King Crimson King Crimson

 

In the Court of the Crimson King

In the Court of the Crimson King

    • 21st Century Schizoid Man
      including Mirrors
    • I Talk to the Wind
    • Epitaph
      including March for No Reason and Tomorrow and Tomorrow
    • Moonchild
      including The Dream and The Illusion
    • The Court of the Crimson King
      including The Return of the Fire Witch and The Dance of the Puppets

     

    It’s astonishing to think that when this record was released in 1969 King Crimson had been together for less than nine months.

    Aside from the impeccable musicianship, the record’s impact was helped enormously by Barry Godber’s cover painting. Commissioned by Crimson lyricist, Pete Sinfield, rarely has an album sleeve so accurately conveyed the shock-and-awe reaction which this extraordinary music produced in its listeners. Even the jewel-case format has done little to dilute its iconic power.

    Going into the album charts upon its release on both sides of the Atlantic, the first incarnation of Crimson imploded whilst on tour in America in December 1969.  Though short-lived, the music produced by this line-up continues to resonate 40 years later.

    In light of this, Pete Townshend’s declaration that the album was “an uncanny masterpiece” seems something of an understatement.

    In addition to the revelatory 5.1 surround sound mix, the 40th Anniversary editions of In The Court of the Crimson King also come with a brand new stereo mix by Robert Fripp and Steven Wilson, as well as numerous previously unreleased extras including alternate takes of I Talk To The Wind, the backing track for Epitaph (including a previously unheard guitar solo), and a powerful instrumental version of the first take of 21st Century Schizoid Man.

    Please go to the shop to check out the full tracklistings of all three 40th Anniversary Editions of Court.

    “brooding Wagnerian angst and whizz-bang virtuosity...daringly executed, lovingly updated in high-res, lossless sound”  John Bungey, The Times

    “music rich in ambition and atmosphere...the frenzied jazz-rock of 21st Century Schizoid Man...wouldn’t sound wildly out of place on a Queens of The Stone Age album” Paul McGee, The Word.

    “King Crimson’s debut is still eclectic and original enough to lay claim to being the first major statment of the progressive rock epoch.” Mike Barnes, Mojo.

    "The new version of In The Court of the Crimson King (is) restored from the best available studio master tapes...These DGM DC/DVDA editions are essential for longterm fans and newbies alike” Tommy Udo, Classic Rock presents Prog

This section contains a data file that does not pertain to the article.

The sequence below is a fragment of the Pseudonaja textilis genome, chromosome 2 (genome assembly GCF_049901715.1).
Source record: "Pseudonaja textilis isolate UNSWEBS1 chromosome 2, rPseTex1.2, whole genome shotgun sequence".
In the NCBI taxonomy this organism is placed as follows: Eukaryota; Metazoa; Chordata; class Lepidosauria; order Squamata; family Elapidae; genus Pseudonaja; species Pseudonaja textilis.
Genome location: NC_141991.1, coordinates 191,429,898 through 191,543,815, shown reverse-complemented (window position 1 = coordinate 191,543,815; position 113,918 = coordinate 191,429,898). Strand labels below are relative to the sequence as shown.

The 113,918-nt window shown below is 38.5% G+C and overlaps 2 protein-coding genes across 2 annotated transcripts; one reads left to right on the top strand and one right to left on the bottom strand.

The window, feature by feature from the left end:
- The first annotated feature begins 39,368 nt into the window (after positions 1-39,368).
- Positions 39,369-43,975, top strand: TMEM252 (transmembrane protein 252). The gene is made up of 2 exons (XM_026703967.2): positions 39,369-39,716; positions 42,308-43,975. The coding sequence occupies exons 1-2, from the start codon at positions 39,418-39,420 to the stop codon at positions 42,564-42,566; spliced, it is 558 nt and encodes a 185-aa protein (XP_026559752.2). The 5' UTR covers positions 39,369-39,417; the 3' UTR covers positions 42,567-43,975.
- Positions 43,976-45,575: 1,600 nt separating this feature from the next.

The 2009 Remix

    This, the Wilson-Fripp 2009 Definitive Edition Remix, was an unexpected yet inevitable outcome of Steven’s interest & initiative in moving the Crimson catalogue into 5.1.

    The original Wessex recording was on 8-track. This necessitated several sub-mixes; such as drums, bass guitar, piano & acoustic guitar on one stereo pair and all the mellotrons on another. These stereo sub-mixes were then mixed down to the original stereo master; the final master took another generation, to allow for cross-fades; and production masters went another generation. The original stereo master was lost for decades, found by Simon Heyworth in a pile of KC tapes from the Virgin tape store, and until recently was the best master available.

    On this release, Steven was able to transfer all the original analogue multi-tracks to digital, enabling us to work from the first generation tracks prior to sub-mixing.

    We have taken the original mix as our template. The only significant change to the original release is our edit of the improv following Moonchild. This was discussed at the time, has been discussed since, and is now done.


    Robert Fripp
    June 27th. 2009;
    Worcestershire, England.



    The legacy of In The Court of the Crimson King.


    A life-long King Crimson fan, 40th Anniversary Editions producer, Porcupine Tree's Steven Wilson offers his thoughts on the debut album.

    “For me this is the birth of progressive rock. Yes there were other albums before that. You could say Sgt. Peppers or Moody Blues Days Of Future Passed have a claim to laying down a blueprint of progressive rock but ITCOTCK really is the first time you have such technical prowess allied to musical experiments, great songwriting, and a conceptual feeling all tied together in one record.

    I think musicianship is the key here. Bands like The Beatles and the Moody Blues attempted very ambitious psuedo-progressive albums before, but Crimson was the first time you had a band that were able to go that one step further in terms of their musicianship. They were young guys full of ideas and ambition and I really think you have to say that this is the true point at which progressive rock is born, and some would say never bettered.

    Some people snigger at the idea of progressive rock but for me when progressive rock was at its peak in the 69 - 74 period it was the most experimental, most credible, most ambitious music that has ever been made. The guys were reaching for the stars and very often got there."

    • Robert Fripp
      Guitar
    • Michael Giles
      Drums, Percussion, Backing Vocals
    • Greg Lake
      Bass Guitar, Vocals
    • Ian McDonald
      Saxophone, Flute, Clarinet, Vibes, Keyboards, Mellotron, Backing Vocals
    • Peter Sinfield
      Lyrics, Illumination

    © 2009-2014 Robert Fripp